Permafrost thaw induced by climate change is predicted to make up to 174 Pg of near-surface carbon (less than 3m below the surface) available for microbial degradation by 2100. Despite having major implications for human health, prediction of the magnitude of carbon loss as carbon dioxide (CO2) or methane (CH4) is hampered by our limited knowledge of microbial metabolism of organic matter in these environments.
Genome-centric meta-omic analysis of microbial communities provides the necessary information to examine how specific lineages transform organic matter during permafrost thaw. Stordalen Mire in northern Sweden has been subject to a decade of intense molecular and biogeochemical study, and almost 50 years of climate and vegetation research providing a unique opportunity to examine how microbial communities are changing alongside our climate.
The overall aim of this project will be to examine how individual microbial community members and entire communities assemble, adapt and acclimatise to changing environmental conditions.
Approaches, skills and techniques used will include:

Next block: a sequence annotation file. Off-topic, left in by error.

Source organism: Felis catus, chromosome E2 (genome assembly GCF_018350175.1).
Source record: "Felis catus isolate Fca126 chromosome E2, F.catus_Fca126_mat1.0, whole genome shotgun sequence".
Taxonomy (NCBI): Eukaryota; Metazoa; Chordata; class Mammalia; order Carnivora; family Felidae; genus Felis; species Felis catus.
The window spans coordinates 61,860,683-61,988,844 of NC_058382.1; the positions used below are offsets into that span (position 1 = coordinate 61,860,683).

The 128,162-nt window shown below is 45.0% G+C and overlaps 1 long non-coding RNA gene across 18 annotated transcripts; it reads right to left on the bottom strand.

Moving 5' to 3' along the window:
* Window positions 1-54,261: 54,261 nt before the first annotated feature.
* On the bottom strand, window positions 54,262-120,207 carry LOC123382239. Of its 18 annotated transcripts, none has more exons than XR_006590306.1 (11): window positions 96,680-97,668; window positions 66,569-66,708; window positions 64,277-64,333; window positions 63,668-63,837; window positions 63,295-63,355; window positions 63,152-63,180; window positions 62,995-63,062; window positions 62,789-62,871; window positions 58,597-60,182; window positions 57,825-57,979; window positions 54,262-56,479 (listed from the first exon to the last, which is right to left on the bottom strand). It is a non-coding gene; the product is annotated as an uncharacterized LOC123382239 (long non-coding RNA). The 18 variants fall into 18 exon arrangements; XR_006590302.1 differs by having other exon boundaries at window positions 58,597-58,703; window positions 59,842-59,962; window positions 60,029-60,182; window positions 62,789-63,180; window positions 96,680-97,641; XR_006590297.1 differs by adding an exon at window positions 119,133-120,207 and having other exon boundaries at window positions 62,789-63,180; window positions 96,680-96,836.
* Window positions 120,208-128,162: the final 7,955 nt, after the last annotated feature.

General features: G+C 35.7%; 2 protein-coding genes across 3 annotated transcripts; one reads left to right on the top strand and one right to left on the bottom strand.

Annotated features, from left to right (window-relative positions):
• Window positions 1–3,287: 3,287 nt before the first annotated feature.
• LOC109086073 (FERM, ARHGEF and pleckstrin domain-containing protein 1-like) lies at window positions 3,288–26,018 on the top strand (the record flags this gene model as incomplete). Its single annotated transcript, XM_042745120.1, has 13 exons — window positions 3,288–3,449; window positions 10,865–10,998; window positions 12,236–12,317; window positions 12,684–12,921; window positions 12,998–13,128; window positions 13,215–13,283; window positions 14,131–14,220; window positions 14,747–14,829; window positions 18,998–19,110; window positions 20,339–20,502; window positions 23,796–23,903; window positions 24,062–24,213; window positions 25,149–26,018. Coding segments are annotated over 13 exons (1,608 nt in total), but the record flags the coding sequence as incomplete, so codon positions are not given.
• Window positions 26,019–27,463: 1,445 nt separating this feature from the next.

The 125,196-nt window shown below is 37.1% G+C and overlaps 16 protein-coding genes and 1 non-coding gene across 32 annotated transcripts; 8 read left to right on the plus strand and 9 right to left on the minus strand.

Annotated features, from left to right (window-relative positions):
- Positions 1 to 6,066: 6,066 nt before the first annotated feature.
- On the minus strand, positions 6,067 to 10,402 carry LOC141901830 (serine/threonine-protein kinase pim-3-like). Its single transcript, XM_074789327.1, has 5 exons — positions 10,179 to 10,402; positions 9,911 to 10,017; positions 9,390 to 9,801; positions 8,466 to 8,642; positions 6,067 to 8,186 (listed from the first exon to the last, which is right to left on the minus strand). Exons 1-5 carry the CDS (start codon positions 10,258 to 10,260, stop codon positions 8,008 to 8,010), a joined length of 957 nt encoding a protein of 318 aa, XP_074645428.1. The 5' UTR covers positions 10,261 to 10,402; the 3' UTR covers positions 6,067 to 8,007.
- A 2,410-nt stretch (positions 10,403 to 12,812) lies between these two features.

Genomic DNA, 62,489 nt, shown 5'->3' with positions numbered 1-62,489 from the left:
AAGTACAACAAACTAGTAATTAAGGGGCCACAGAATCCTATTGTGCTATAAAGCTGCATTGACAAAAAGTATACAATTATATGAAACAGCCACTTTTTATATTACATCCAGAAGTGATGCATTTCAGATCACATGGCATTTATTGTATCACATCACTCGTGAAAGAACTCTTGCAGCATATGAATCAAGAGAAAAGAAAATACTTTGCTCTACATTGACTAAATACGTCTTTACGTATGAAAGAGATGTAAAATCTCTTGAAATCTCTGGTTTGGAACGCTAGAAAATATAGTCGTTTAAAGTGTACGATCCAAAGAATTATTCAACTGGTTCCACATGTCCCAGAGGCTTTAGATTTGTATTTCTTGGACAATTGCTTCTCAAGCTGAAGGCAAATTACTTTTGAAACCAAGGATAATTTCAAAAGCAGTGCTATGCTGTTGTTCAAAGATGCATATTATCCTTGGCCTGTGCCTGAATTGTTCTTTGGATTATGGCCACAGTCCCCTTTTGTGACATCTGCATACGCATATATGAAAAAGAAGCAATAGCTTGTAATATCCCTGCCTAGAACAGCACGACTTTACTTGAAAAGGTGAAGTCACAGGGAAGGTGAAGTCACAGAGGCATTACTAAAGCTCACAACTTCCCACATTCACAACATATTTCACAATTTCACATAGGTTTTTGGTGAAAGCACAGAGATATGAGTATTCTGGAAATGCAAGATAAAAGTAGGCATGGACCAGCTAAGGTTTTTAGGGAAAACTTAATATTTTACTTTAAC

- metagenomic analysis techniques including genome-centric metagenomics
- microbial genome annotation – which genes to the viruses encode and what is the taxonomic classification of the found viruses?
- data science and visualisation – e.g. relating disease microbiome state with gas production – likely using either Python or R.
- microbial community profiling
- usage of various bioinformatic programs e.g. the Lorikeet tool to determine strain genotypes and abundance.
The key outcomes of the project will be to:
- recover a strain-resolved catalogue of bacterial and archaeal genomes at Stordalen
- develop and apply methods to relate microbial community gene expression with ecosystem evolution and function.
Contact the supervisor for more information.